Austin Johnson on the Medicalization of Transgender Experience

Written by
Chris Coia

Mar 4, 2019

Mar 4, 2019 • by Chris Coia

Austin H. Johnson, an assistant professor of Sociology at Kenyon College and the first openly trans professor at his institution, recently published an article in Sociology of Health and Illness on the lived experience of trans people’s engagement with the medicalization of transgender experience.

Johnson’s project uses ethnographic methods to analyze in-depth interviews with members of a transgender community organization in the American South. Through these interviews, Johnson identifies various ways in which trans people must strategically engage with the healthcare system in their daily life. While many trans individuals reject the stigma of a medical diagnosis, they acknowledge that they often must obtain this diagnosis to receive the treatment they need. As one of the interview subjects states, “I think gender dysphoria is mainly caused by the things that are forced on us in society and not really a medical thing…our society forces a lot of gender roles on us and if we don’t match up with those roles I feel like we are always gonna feel dysphoric.”

As another subject states, “Having estrogen is probably 20 percent: I’m happier looking in the mirror, and, 80 percent: people who don’t know anything about trans issues look at me and know that I’m female.” Johnson notes that several interview subjects felt that the understanding of trans experience as a medical condition is incomplete; for many trans people, hormones are important because they make gender-affirming interactions more common. In other words, hormonal treatment for many trans people is about providing society at large with the gender-markers it expects.

When asked what drew him to this subject, Johnson said, “Medical authority, while overpowering, is not an unwelcome power. Most people would be quick to accept a prescription for antibiotics if faced with an infection and would probably prefer to get their medical advice from trained professional than a well-read friend. Sometimes, though, medical authority hurts as much if not more than it helps. There are many illnesses that come with a social stigma attached to them, transforming the diagnosis into an identity or a mark. This stigma most often occurs when the diagnosis is more psychological than biological – think how diagnoses of mental illness might make you refer to someone as crazy, but a diagnosis of high blood pressure does not have a personal referent.”

“For trans people, medicalization is very visible as a double-edged sword. Medicine offers a pathway toward health by providing scientific validation and, in some cases, intervention to trans and non-binary people. Simultaneously, it defines transgender experience according to a narrow medical model that centers on experiences of the gendered body, offering empowerment to those who meet its criteria while restricting or alienating those who do not. The positive and negative effects of medicalization are equally powerful and I am interested in understanding their impact on the daily life experiences of trans and non-binary people.”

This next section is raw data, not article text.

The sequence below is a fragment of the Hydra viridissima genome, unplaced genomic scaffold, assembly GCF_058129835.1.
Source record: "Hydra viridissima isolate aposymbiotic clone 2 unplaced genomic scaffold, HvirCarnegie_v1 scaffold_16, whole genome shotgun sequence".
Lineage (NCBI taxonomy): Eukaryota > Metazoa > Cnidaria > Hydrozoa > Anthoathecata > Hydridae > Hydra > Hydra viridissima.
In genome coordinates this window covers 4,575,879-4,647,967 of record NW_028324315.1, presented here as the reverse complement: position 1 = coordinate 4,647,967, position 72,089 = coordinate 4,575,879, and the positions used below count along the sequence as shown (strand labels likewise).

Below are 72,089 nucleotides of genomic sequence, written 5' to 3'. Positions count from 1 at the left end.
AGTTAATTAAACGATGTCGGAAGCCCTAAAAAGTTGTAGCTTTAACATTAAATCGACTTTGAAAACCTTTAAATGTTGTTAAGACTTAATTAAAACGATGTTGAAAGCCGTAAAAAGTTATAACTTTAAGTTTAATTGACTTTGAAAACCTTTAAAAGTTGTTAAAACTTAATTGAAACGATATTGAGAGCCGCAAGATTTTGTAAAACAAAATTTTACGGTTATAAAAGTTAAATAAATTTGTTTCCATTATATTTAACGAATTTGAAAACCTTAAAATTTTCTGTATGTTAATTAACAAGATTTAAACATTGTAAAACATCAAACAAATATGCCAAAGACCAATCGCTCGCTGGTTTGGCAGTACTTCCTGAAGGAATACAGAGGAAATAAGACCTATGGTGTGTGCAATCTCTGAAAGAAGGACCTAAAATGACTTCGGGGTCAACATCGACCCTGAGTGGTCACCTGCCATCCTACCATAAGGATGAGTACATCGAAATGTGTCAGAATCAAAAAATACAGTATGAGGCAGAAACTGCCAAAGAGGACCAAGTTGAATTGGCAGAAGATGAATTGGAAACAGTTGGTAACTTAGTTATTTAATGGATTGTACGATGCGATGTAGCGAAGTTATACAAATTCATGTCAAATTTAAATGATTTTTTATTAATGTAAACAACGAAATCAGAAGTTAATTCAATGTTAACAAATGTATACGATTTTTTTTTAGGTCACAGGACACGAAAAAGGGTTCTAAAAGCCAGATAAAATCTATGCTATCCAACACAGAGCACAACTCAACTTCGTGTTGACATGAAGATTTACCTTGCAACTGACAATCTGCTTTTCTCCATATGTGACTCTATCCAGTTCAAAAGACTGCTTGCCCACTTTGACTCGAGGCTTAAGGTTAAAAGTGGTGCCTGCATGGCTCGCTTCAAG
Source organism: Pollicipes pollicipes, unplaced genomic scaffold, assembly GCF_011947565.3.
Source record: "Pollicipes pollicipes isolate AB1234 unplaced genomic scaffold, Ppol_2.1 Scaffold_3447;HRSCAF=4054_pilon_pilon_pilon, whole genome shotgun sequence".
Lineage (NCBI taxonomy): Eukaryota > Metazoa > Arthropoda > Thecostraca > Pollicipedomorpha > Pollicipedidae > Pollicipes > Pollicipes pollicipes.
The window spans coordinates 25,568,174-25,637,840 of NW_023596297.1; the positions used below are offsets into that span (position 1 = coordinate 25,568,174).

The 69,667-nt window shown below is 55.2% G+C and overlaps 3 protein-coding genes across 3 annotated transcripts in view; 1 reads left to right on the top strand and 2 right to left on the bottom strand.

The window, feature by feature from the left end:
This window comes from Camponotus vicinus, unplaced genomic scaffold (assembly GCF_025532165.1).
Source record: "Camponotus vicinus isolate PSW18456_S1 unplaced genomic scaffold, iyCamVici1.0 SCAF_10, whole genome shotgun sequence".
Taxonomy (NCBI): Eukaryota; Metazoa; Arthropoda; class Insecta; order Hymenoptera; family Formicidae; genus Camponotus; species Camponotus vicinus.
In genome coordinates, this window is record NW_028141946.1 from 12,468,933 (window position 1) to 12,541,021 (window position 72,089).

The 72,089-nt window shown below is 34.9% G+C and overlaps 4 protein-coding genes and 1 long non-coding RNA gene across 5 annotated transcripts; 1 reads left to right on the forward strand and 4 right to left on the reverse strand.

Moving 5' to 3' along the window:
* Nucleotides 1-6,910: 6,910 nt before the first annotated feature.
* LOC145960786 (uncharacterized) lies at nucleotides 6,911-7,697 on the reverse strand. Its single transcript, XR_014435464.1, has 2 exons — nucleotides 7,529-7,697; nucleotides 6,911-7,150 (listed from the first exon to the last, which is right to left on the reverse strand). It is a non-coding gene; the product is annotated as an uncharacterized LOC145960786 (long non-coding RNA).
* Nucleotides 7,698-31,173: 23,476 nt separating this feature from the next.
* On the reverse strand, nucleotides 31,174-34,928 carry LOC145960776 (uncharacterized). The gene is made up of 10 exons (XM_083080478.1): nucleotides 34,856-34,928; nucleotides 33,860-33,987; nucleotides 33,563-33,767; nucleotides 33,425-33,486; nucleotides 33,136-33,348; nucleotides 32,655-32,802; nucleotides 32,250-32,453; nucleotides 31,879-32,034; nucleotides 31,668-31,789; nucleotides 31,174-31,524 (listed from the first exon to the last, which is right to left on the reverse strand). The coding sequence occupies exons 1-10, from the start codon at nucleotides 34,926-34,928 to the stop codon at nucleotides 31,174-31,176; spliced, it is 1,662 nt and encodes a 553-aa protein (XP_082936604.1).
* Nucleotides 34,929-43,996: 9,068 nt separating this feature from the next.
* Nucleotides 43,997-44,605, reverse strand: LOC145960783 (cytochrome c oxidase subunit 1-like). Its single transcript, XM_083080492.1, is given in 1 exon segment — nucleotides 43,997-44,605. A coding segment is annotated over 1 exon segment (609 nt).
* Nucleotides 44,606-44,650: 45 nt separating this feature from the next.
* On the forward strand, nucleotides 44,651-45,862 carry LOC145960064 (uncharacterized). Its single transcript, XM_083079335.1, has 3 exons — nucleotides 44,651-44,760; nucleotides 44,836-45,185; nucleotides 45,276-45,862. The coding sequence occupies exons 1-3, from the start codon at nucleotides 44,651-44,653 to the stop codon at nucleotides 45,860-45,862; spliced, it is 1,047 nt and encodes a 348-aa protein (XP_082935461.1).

What will the future of medicalization look like for trans people? Johnson points out that although the medical history of same sex attraction and transgender experience overlap, “their divergence at the role of medical intervention is an important one. For homosexuality, medical intervention was meant to undermine a sexual desire. For what is today called gender dysphoria, medical intervention is meant to support a gender identity. That is not to say that medicalization for trans and non-binary people is not complicated, as much constraining as it is empowering.” The benefits of medicalization therefore make demedicalization unlikely. However, it would be beneficial to trans people if medical professionals recognized their role as gatekeepers of medical care for trans people. Johnson writes:

“Expanding medical education surrounding trans and non-binary health care is essential. Most medical education does not include curriculum focused on providing care to trans and non-binary people. Providers are called on to treat all members of their communities and conservative estimates suggest there are about one and a half million trans and non-binary adults struggling to access health care in communities throughout the United States. When they’re not rejected at the door, trans and non-binary people are often harassed, stigmatized, and mistreated by physicians and their clinical and administrative staff. Research has shown that even one negative experience could lead someone to avoid seeking healthcare in the future. Trans and non-binary people deserve access to the highest standard of care available. One of the first places to start addressing the barriers to care that trans and non-binary people face is within medical education. We currently have a health care system that suffers from a lack of awareness about trans and non-binary people and their experiences, a lack of medical education related to trans and non-binary people’s unique health care needs, and a lack of imagination related to gender diversity and the way that it is experienced in the body. If we expect providers to be able to deliver the highest standard of care to all patients, we have to equip them with the tools they need to do so.”


Johnson, A. H. (2018), Rejecting, reframing, and reintroducing: trans people's strategic engagement with the medicalisation of gender dysphoria. Sociol Health Illn. doi:10.1111/1467-9566.12829